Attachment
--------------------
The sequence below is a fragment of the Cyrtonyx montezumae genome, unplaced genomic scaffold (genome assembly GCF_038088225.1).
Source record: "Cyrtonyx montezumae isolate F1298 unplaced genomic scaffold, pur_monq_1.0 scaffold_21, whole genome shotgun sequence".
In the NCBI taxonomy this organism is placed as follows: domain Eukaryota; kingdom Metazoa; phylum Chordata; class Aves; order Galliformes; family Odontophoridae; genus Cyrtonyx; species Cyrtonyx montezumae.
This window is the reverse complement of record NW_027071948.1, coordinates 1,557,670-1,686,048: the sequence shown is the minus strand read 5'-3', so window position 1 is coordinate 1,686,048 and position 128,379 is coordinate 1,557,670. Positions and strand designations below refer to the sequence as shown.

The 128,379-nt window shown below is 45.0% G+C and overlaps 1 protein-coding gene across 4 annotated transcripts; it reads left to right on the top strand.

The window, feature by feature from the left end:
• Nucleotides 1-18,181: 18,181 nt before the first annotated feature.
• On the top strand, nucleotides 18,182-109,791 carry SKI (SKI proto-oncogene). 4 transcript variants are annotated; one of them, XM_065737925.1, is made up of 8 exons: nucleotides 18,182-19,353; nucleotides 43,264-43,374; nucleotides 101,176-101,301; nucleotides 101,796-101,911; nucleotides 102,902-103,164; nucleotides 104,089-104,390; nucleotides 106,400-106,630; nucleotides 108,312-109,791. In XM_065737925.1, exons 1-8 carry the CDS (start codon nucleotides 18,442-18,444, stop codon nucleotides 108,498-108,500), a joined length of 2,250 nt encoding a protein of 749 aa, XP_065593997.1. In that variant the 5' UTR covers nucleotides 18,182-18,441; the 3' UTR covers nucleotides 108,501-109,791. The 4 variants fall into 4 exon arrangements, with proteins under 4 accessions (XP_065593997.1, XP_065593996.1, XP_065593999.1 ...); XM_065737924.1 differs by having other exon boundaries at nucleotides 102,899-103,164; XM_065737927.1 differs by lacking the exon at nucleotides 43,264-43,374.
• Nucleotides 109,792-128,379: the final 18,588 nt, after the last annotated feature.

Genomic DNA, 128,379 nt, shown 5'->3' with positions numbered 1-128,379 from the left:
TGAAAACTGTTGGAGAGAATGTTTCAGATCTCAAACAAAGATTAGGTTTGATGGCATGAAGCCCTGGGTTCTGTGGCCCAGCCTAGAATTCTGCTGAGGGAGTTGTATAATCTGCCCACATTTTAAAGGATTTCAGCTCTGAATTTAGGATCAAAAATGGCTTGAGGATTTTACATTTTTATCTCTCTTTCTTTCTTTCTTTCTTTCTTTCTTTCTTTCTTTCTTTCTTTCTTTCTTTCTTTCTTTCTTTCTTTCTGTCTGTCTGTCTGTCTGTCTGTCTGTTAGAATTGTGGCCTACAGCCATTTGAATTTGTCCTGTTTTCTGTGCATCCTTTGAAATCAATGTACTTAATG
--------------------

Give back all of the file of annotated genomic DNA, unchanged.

The sequence below is a fragment of the Cyrtonyx montezumae genome, unplaced genomic scaffold (genome assembly GCF_038088225.1).
Source record: "Cyrtonyx montezumae isolate F1298 unplaced genomic scaffold, pur_monq_1.0 scaffold_21, whole genome shotgun sequence".
In the NCBI taxonomy this organism is placed as follows: domain Eukaryota; kingdom Metazoa; phylum Chordata; class Aves; order Galliformes; family Odontophoridae; genus Cyrtonyx; species Cyrtonyx montezumae.
This window is the reverse complement of record NW_027071948.1, coordinates 1,557,670-1,686,048: the sequence shown is the minus strand read 5'-3', so window position 1 is coordinate 1,686,048 and position 128,379 is coordinate 1,557,670. Positions and strand designations below refer to the sequence as shown.

The 128,379-nt window shown below is 45.0% G+C and overlaps 1 protein-coding gene across 4 annotated transcripts; it reads left to right on the top strand.

The window, feature by feature from the left end:
• Nucleotides 1-18,181: 18,181 nt before the first annotated feature.
• On the top strand, nucleotides 18,182-109,791 carry SKI (SKI proto-oncogene). 4 transcript variants are annotated; one of them, XM_065737925.1, is made up of 8 exons: nucleotides 18,182-19,353; nucleotides 43,264-43,374; nucleotides 101,176-101,301; nucleotides 101,796-101,911; nucleotides 102,902-103,164; nucleotides 104,089-104,390; nucleotides 106,400-106,630; nucleotides 108,312-109,791. In XM_065737925.1, exons 1-8 carry the CDS (start codon nucleotides 18,442-18,444, stop codon nucleotides 108,498-108,500), a joined length of 2,250 nt encoding a protein of 749 aa, XP_065593997.1. In that variant the 5' UTR covers nucleotides 18,182-18,441; the 3' UTR covers nucleotides 108,501-109,791. The 4 variants fall into 4 exon arrangements, with proteins under 4 accessions (XP_065593997.1, XP_065593996.1, XP_065593999.1 ...); XM_065737924.1 differs by having other exon boundaries at nucleotides 102,899-103,164; XM_065737927.1 differs by lacking the exon at nucleotides 43,264-43,374.
• Nucleotides 109,792-128,379: the final 18,588 nt, after the last annotated feature.

Genomic DNA, 128,379 nt, shown 5'->3' with positions numbered 1-128,379 from the left:
TGAAAACTGTTGGAGAGAATGTTTCAGATCTCAAACAAAGATTAGGTTTGATGGCATGAAGCCCTGGGTTCTGTGGCCCAGCCTAGAATTCTGCTGAGGGAGTTGTATAATCTGCCCACATTTTAAAGGATTTCAGCTCTGAATTTAGGATCAAAAATGGCTTGAGGATTTTACATTTTTATCTCTCTTTCTTTCTTTCTTTCTTTCTTTCTTTCTTTCTTTCTTTCTTTCTTTCTTTCTTTCTTTCTTTCTTTCTGTCTGTCTGTCTGTCTGTCTGTCTGTTAGAATTGTGGCCTACAGCCATTTGAATTTGTCCTGTTTTCTGTGCATCCTTTGAAATCAATGTACTTAATG